Bakkies have over the years become a South African staple, and almost every family has one or knows someone who does. This steady uptake of the pickup is due to its multipurpose functionality. They can take up the role of the main vehicle in the family, and when you require brawn and utility, they rise to the occasion and excel. Add to this, you’re able to carry bicycles, surfboards and other leisure equipment the load bin for some weekend fun. Toyota has taken all of this into consideration, sat at the drawing board, and returned with a solution – the updated Hilux.

Yes, it does look tougher and bolder, they made sure of that. For instance, the front end has changed and now features a new grille and bumper, redesigned to give it a more pronounced and squared-off face. Slim-line headlamps complete the new look and suite the refreshed Toyota. There’s more to this exterior but we’ll circle back to that in a bit. One important thing to note here is that there’s been a mild reshuffling of grades in the model lineup. The SRX grade has now become the Raider and the Legend remains just that, a legend in this camp. Speaking of great things, Toyota sold 4252 Hilux’s in September, which considering the state of the economy and car industry, is commendable.

When the boffins at Toyota emerged from their brainstorming session they one objective with the refreshed Hilux – to reintroduce it as a refined and comprehensive package. We drove one of these examples recently and came away with an appreciation of what the Japanese have done. We sampled the Legend with its 2.8GD-6engine, which by the way has also been tinkered with to now deliver 500 Nm when paired to the 6-speed auto. Aside from a bump in power, the engine is also noticeably more refined. On our Hilux escapade, we took a short left onto a testing facility specifically designed to put off-road vehicles through their paces. On bumpy and extremely uneven terrain the Hilux’s revised suspension made light work of everything, soaking up the rough stuff with ease. More rigorous testing was done, and the Hilux proved its climbing skills on a 35-degree incline. With a revised downhill assist control system, it can descend the same slope with poise and at a slower speed than before, ensuring driver confidence. As we all know – slow and steady wins the race with 4×4 activities.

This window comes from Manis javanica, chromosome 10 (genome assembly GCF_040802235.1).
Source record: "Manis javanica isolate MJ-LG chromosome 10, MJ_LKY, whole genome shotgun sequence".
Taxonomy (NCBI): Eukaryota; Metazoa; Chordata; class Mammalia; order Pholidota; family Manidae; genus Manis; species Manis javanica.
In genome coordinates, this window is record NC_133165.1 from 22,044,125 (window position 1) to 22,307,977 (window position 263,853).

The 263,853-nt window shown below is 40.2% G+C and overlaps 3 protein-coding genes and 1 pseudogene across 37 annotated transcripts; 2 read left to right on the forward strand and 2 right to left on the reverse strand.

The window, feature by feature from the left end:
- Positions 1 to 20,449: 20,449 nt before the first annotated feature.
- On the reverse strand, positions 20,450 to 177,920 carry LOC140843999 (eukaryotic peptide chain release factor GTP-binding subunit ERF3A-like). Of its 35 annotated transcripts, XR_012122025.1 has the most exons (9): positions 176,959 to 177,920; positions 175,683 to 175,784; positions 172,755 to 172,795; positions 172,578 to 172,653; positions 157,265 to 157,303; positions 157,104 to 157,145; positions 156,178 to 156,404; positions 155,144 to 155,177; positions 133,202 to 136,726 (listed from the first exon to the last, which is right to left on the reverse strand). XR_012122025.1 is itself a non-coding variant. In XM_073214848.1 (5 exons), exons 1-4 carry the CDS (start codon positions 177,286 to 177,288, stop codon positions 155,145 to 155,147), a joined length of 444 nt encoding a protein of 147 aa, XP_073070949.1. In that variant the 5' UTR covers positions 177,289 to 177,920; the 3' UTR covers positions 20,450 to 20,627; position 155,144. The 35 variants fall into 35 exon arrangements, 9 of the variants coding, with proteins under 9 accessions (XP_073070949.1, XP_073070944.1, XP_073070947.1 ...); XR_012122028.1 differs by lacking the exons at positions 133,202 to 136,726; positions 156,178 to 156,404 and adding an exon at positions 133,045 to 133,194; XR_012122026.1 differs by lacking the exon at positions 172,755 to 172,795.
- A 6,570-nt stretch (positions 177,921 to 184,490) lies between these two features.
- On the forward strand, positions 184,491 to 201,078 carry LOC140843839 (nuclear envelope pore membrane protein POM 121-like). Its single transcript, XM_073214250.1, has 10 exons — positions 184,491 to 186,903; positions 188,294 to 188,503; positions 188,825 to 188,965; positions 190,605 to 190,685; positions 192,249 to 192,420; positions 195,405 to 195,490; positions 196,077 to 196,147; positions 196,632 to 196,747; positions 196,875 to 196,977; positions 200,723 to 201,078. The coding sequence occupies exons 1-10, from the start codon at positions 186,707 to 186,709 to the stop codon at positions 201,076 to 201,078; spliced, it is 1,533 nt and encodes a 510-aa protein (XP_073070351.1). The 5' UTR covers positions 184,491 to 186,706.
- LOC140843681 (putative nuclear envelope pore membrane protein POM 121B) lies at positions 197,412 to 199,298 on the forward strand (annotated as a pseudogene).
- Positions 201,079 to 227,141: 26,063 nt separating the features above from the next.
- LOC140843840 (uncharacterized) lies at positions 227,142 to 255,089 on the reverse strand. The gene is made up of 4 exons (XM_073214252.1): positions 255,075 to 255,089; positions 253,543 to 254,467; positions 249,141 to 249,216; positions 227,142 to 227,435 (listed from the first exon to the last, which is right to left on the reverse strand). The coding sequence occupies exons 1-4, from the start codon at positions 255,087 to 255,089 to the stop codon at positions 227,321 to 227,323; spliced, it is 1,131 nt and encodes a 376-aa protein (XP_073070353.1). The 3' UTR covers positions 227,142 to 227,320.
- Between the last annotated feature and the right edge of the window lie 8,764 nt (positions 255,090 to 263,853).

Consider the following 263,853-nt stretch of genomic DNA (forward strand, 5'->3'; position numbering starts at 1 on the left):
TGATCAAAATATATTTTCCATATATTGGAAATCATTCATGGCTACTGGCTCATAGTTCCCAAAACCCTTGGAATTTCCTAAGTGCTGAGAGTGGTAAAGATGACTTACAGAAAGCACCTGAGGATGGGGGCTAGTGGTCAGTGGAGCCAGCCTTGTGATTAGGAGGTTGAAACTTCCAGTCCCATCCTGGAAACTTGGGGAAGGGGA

On the road, the Hilux feels smoother and the steering wheel is lighter too, making it easy to drive. With bakkies becoming lifestyle vehicles, this is one of the Toyota’s traits which many will appreciate. The Legend has been fitted with a JBL sound system and which has a respectable kick to it. Granted it won’t offer the same level of clarity as say a Bowers & Wilkins audio system, but it certainly is an improvement. In this trim, the Hilux is embellished with a sports bar which enhances its already good looks, and there’s the option of an RS kit which includes an electric roller shutter for the load bin. The shutter can be opened and closed with buttons on either side of the bin and locks once you lock the vehicle – rendering your valuables safe.

Toyota sought out to produce a well-rounded product to suit the needs of South Africans, and by the looks of things, they’ve achieved that. The changes they’ve made to the Hilux are quite substantial for a facelift, rendering it a better car for everyday use in the city, while still maintaining its off-road prowess.

Pricing for the Toyota Hilux 2.8GD-6 double cab Legend starts at R668 500

By Gugu Masuku